• Invest in equity and debt, loans, loans convertible into shares (ordinary or preference shares)
  • Purchase shares (ordinary or preference shares)
  • Purchase debentures or convertible debentures (convertible into ordinary or preference shares)
  • Purchase warrants, options and other securities of, or relating to portfolio companies
  • Provide consulting services, skills facilitation and development to portfolio companies
  • Provide working capital, expansion capital, the purchase of capital assets, refinancing of existing debt obligations;

The Black Business Supplier Development Programme (BBSDP)

The Black Business Supplier Development Programme (BBSDP) is another small business fund that offers cost-sharing grants to black-owned businesses to help them improve their competitiveness and sustainability. It is also a government grant but it does not support start-ups. The Black Business Supplier Development Programme only supports the expansions of existing small businesses. The aim of this government fund is to fast-track small and micro-enterprises, encourage links between black-owned businesses, corporates and the public sector and to complement affirmative procurement and outsourcing. This government fund provides black entrepreneurs with a grant to a maximum of R1 million.

In order to qualify for this fund you should meet the following criteria

  • Your business should be a CIPC Registered company or corporation
  • Your business should have 50.1% black ownership (Black, Indian or Coloured) or more
  • Management team should be 50% Black
  • Your business should have been trading for at least one year and have financial statements to prove turnover.
  • Your business’ annual turnover must be between R250k and R35m per annum
  • Valid SARS tax clearance and Vat registered if turnover is greater than R1 000 000.


Incubation Support Programme

The Incubation support programme is designed to create and develop successful enterprises. The support program assists enterprises with the ability to revitalise communities and local economies. If you are a registered business in South Africa, or a higher education institution, or a licensed or registered science council you benefit from this support programme.

This incubation programme is available to applicants who may want to establish their own incubators or want to grow and expand existing ones. The incubator may  offer physical or virtual incubation support services. It essential that the incubator is focused on establishing and/or growing enterprises that will graduate to sustainable enterprises.

The incubator may be a:

  • Corporate incubator
  • A private investor’s incubator
  • An academic or research institution incubator in partnership with industry



There are a number of banks that provide funding for small businesses in South Africa. Some of these banks include, Nedbank, Standard Bank, and FirstRand to name a few. However, in order to secure a loan from any of these banks your business has to be viable plus you have to meet certain requirements. Most commercial banks have specialist SME divisions, that provide finance for qualifying entrepreneurs.

Venture Capital (VC)

There are a lot of venture capitalists that provide funding for small businesses in South Africa. The country’s VC sector has grown substantially over the years, with over R1-billion invested in start-ups and early-stage companies. Some of the top venture capitalists include 4Di Capital, a firm that has invested in start-ups such as Snapt, Aerobotics, Lumkani, and LifeQ; Silvertree Holdings, and Kingston Capital, all firms that have invested in a number of successful start-ups in South Africa.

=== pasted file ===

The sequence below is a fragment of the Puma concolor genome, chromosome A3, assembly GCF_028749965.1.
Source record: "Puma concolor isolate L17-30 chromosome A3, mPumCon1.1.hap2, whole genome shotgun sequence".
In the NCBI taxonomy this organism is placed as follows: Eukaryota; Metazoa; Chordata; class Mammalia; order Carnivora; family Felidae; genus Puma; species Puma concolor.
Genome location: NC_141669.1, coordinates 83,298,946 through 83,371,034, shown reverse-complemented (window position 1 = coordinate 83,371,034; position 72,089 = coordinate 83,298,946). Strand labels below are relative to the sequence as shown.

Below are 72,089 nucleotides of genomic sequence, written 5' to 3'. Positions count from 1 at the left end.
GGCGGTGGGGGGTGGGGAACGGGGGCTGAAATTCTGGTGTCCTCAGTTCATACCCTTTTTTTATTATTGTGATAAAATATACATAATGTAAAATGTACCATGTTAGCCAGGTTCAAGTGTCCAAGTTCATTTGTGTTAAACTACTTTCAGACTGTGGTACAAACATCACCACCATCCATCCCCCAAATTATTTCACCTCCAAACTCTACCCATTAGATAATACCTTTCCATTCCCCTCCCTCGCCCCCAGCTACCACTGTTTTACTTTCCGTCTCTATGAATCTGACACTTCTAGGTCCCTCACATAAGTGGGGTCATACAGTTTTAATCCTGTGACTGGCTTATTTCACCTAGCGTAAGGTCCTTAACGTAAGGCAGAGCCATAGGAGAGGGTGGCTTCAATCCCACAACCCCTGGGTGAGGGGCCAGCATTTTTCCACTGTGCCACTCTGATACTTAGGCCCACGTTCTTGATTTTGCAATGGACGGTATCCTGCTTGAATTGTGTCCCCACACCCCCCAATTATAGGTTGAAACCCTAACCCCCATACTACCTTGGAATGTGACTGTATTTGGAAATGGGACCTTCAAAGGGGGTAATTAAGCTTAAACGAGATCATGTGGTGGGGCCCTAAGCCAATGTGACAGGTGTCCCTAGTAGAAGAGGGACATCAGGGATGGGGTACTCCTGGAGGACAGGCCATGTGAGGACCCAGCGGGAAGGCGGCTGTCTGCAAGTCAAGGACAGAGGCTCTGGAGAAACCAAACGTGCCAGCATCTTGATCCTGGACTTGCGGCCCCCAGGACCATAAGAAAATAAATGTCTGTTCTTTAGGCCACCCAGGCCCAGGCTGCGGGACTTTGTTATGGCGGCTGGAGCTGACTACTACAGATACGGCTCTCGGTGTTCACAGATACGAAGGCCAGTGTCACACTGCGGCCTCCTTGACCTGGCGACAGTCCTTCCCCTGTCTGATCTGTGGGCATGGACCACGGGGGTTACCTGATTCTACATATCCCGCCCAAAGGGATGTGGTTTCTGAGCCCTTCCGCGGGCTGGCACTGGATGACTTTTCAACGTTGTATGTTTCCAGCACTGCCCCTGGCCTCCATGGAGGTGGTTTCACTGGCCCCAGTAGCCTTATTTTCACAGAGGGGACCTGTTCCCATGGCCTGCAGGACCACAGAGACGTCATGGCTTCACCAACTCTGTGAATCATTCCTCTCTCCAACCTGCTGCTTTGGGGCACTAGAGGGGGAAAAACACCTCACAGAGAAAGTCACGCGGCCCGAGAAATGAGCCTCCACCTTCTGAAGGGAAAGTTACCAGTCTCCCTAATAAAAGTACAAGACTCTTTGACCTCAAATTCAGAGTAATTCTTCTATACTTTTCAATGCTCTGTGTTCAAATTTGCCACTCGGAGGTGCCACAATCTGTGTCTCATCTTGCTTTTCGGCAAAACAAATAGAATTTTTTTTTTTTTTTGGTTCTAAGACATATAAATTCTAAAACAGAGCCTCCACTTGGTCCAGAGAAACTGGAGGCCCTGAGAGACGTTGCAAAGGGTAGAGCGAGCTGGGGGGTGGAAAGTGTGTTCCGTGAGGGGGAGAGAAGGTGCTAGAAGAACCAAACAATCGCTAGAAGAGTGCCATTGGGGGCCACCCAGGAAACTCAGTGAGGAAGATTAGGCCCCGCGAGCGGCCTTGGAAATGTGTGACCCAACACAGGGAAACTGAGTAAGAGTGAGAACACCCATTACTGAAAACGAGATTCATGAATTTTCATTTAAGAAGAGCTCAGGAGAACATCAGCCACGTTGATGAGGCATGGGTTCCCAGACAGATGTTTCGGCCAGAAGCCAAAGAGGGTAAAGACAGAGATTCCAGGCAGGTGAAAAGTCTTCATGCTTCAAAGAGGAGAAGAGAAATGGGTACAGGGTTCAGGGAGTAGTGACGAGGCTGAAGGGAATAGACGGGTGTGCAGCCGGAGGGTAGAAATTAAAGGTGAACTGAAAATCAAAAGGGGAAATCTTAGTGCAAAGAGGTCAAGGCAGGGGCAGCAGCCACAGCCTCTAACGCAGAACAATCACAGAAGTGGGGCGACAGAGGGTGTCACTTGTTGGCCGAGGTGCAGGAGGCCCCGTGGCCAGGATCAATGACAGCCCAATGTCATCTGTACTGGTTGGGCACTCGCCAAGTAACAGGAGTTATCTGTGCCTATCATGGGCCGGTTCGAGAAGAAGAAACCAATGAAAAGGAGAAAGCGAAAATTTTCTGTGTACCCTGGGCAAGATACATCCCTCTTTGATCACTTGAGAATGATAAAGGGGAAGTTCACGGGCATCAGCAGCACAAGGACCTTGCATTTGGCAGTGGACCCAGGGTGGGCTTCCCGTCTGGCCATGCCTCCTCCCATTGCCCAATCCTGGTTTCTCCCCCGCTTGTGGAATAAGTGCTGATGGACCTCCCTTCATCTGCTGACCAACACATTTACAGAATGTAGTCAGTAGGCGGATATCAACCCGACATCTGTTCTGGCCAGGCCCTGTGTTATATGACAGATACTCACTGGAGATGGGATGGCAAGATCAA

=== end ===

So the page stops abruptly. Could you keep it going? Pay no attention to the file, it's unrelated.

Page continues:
Venture capitalists are more likely to invest funds once the business is established, providing greater profits in return for shares in the business.  Sometimes venture capitalists play a role in the company, usually at the board level. After a period of three to seven years, the venture capitalists sells their shares, either to the original owner, or to another investor.

Angel Investors

Angel investors are involved in a business at the beginning phase of development, often providing seed capital in the form of smaller funds for a business to operate and grow. There are a number of angel investors in the country that fund small businesses. Often angel investors are entrepreneurs who have a better understanding of the level of risk involved in investing with a business, and so they hardly require most start ups to go through too much paperwork as with a typical business loan. An angel investor also offers capital in exchange for an ownership stake, and this means that you won’t have to repay the investment. Some of the well known angel investors include Ernst Hertzog, Brett Mason, Avi Eyal, Joel Gascoigne, Brett Dawson, Michael Leeman and Lawrence T Levine to name a few.

Business Partners Limited

Another company that provides funding to small businesses is the Business Partners Limited company. This firm is an investment company for small and medium enterprises in South Africa. The company invests between R250 000 and R15 million in small businesses across all sectors, except for farming, on-lending and non-profit organisations. Investment financing is offered for businesses at all stages of development, such as start-ups, expansions, outright purchases, management buy-outs, management buy-ins, franchises, tenders as well as contracts. Business Partners Limited company also manages a number of specialist funds, that provide investment financing for defined-profile entrepreneurs. The firm also has a range of support services for all kind of entrepreneurs. This includes property management consultants, mentors who are allocated according to the company’s needs and access to other expertise required to ensure the success of the small business.